Major Tropism Determinant

Our protein of interest, the Major Tropism Determinant (Mtd) protein, is located on the tail-end fibers of the BPP-1 bacteriophage. This protein is important in that it allows the BPP-1 phage to bind and infect its host species of bacteria- Bordetella, the bacterial species that causes whooping cough. Because Bordetella can vary the expression of its surface proteins, the BPP-1 phage in turn has evolved a way to vary the specificity of the Mtd protein. Through targeted mutagenesis from the phages diversity-generating retroelement (DGR) system, the Mtd protein has shown to be able to support a massive library of protein variants- theoretically up to 9.22*1012 possible variants.

The Mtd gene is a 1146 base pair long sequence that contains two mutagenic islands. There are a total of 22 specific mutagenic nucleotides located in the last ~100 nucleotides on the 3’ end of the sequence, known as the variable repeat (VR). In vivo, there is a nearly identical sequence of nucleotides known as the template repeat (TR) located downstream of the Mtd gene. The DRG system reverse-transcribes a mutant copy of the TR, with mutations confined only to specific adenine residues, which then replaces the VR that encodes the C terminus of the Mtd.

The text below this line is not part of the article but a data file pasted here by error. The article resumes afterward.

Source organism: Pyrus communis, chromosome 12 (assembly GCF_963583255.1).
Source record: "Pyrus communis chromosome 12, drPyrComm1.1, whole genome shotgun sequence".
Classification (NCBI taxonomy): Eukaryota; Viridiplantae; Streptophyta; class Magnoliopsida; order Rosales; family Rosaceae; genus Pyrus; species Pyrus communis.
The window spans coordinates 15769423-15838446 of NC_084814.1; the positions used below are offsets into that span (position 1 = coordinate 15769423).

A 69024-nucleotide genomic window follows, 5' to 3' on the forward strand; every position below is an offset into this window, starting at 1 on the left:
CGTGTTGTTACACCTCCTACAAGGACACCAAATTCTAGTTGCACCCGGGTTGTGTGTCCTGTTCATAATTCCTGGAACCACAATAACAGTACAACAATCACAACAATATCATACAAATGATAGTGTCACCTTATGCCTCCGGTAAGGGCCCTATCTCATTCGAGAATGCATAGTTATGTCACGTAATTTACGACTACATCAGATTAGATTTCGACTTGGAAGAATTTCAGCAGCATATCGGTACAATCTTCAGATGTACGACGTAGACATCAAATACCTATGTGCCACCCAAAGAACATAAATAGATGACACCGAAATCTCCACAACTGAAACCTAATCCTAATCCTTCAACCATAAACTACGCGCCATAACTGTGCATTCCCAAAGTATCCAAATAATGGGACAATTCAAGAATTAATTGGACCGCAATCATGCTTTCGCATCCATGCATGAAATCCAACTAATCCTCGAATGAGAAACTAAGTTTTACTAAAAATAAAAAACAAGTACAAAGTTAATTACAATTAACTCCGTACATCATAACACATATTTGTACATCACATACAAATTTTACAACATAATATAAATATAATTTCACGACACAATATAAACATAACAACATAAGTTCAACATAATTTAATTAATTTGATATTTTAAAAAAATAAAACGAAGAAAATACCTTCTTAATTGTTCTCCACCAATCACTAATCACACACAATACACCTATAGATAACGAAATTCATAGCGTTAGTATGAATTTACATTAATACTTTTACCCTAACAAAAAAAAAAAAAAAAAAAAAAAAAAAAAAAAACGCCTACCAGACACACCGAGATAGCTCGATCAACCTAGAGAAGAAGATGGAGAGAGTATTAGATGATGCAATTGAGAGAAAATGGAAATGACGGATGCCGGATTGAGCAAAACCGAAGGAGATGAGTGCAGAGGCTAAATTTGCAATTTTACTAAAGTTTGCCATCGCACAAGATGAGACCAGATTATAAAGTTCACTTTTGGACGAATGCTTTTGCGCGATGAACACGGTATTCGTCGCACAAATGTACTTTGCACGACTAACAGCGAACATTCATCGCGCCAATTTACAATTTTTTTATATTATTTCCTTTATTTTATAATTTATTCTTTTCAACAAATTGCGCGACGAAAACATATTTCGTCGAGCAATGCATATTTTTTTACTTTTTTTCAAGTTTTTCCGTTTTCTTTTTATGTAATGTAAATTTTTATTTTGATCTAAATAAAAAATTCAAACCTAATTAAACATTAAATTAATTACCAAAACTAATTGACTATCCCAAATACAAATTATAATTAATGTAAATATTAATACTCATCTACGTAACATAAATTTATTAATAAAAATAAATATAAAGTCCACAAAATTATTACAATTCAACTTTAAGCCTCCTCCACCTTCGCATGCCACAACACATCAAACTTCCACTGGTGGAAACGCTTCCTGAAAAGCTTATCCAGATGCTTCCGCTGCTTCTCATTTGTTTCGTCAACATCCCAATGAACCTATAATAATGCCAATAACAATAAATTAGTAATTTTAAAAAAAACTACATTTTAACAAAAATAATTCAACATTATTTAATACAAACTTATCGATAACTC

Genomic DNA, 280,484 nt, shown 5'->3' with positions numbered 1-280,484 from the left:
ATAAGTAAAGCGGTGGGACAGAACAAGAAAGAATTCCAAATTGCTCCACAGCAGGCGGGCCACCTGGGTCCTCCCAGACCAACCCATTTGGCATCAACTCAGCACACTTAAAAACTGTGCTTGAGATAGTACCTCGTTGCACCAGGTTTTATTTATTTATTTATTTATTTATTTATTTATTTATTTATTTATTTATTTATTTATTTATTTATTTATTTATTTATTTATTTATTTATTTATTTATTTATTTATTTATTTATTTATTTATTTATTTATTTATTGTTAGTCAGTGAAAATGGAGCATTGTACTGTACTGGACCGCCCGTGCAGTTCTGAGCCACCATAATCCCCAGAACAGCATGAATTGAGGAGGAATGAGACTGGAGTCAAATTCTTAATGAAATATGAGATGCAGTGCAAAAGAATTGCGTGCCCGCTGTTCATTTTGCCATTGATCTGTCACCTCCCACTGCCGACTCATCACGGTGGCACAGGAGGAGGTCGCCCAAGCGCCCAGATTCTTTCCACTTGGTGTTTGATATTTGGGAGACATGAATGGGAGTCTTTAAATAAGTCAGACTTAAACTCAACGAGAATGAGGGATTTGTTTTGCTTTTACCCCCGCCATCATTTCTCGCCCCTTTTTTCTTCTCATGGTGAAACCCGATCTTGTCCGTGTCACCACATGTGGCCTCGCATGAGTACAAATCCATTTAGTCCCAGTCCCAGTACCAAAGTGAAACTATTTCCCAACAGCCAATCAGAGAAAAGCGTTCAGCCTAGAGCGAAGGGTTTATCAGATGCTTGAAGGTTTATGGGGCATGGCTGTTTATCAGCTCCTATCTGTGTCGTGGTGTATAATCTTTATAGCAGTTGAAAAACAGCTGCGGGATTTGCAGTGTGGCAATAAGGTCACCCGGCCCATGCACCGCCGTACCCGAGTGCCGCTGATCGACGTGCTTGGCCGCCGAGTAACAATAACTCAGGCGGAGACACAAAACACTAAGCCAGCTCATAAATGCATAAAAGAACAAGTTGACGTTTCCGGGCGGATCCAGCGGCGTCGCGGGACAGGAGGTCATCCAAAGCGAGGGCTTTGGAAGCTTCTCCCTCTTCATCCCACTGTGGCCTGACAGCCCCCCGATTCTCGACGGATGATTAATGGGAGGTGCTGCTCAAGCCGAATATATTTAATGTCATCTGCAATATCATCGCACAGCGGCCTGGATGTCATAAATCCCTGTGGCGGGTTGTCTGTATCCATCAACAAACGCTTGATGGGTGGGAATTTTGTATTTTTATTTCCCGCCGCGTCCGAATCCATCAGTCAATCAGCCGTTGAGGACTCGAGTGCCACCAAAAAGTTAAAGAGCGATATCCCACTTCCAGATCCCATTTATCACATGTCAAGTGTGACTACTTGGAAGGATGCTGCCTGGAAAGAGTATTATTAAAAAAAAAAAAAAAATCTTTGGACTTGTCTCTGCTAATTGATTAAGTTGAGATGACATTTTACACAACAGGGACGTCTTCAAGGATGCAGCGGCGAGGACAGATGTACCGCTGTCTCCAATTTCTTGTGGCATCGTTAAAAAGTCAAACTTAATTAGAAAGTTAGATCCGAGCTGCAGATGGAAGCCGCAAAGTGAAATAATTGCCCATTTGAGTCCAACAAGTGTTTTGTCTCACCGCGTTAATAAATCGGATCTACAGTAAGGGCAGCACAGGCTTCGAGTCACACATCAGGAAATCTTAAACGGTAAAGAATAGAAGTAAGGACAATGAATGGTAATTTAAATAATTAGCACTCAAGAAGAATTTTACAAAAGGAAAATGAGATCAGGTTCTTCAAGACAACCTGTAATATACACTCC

On the quaternary level, the Mtd protein assembles into globular trimeric structure comprised of 380 amino acids in each of its monomers. Out of these 380 amino acids, 12 of them can mutate to a range of different amino acids.

Mtd is a multi-domain protein with a C-lectin type fold at its C terminus. The variable regions of the Mtd form a surface on one face of the pyramid-shaped trimer where binding occurs. The rest of the protein forms a stable scaffold that is constant across different Mtd variants. The Mtd protein binds to the phage tail-fiber at the N-terminus.

Thorough analysis of this protein was conducted through our own 'Protein Calculator' software used concurrently with PyMOL. Similar experiments and analyses, such as the ones conducted with the Mtd protein, can be replicated with any protein containing a C-lectin type fold. Examples include, but are not limited to, aerolysin, invasin, and intimin.


Overstreet, C M., et al. Self-made phage libraries with heterologous inserts in the Mtd of Bordetella bronchiseptica. Protein Eng. Des. Sel. 145 (2012)